There are many reptiles that feed on live rodents. Because of this, rodent bites are a major cause of various injuries and infections in reptiles.
Symptoms and Types
Reptiles suffering from rodent bites will have marks or wounds at the site of injury, which can be found anywhere on the reptile’s body. If left untreated, the wound may become infected and swollen, often filled with pus.
The wound can also develop into an ulcer or a sore.
Reptiles that are in the habit of playing with live food are susceptible to rodent bites. It can also occur if a reptile is weak, suffering from a disease or has lost its appetite. Thus allowing the live rodent to defend itself and bite your pet.
Rodent bites can also occur if your reptile's enclosure is left unsealed and accessible to any rodents which may be lurking around your home.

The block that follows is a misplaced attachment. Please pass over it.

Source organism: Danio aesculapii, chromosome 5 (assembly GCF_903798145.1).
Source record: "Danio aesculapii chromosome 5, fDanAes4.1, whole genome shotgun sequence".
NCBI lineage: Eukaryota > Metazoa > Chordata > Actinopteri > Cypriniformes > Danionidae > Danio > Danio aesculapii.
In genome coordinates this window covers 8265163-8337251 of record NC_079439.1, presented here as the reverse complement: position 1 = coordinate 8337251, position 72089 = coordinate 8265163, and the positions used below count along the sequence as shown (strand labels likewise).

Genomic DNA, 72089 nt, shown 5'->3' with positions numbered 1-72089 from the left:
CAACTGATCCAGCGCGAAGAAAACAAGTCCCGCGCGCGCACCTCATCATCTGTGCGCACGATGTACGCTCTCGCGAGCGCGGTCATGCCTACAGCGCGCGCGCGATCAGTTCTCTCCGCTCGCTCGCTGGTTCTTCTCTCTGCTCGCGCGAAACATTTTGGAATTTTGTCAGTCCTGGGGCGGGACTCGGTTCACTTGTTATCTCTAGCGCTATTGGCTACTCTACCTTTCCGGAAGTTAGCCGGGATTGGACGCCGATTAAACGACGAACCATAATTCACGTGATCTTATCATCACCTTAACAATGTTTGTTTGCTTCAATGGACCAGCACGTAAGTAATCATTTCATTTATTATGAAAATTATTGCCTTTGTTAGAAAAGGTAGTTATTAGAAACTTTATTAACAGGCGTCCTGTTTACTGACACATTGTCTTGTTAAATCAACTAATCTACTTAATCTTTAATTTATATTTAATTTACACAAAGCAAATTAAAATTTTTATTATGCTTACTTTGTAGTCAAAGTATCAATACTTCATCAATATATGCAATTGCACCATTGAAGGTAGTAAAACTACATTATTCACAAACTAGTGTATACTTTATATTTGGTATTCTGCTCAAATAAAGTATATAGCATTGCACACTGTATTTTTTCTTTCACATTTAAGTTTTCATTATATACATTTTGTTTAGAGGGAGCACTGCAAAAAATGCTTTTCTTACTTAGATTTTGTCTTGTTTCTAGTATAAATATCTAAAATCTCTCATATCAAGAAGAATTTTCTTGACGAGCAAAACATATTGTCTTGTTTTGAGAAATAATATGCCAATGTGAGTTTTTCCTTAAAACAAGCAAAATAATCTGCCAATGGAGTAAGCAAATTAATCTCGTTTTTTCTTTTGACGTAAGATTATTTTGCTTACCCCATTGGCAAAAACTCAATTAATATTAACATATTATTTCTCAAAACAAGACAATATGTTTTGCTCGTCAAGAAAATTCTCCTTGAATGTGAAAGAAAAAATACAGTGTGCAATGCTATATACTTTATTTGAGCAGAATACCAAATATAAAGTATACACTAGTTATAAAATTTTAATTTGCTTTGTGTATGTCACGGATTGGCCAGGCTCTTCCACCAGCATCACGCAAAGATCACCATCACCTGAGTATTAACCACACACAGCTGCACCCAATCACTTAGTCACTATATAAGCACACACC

Your reptile will need to be examined by a veterinarian for proper treatment. After cleaning and disinfecting the wound, a local antibiotic is then applied to prevent or treat infections.
If the bites have developed into pus-filled wounds, the veterinarian may also surgically drain the pus and administer an antibiotic injection.
If at all possible, feed your reptile dead food. This can be accomplished by: A) freezing the reptile's food and thawing it out before feeding time, or B) killing any rodents before placing it in the enclosure. Any food should also be discarded if the reptile does not eat it within 24 hours.
Making the enclosure unaccessible to unwanted critters is another way to prevent rodent bites.
Help us make PetMD better
Was this article helpful?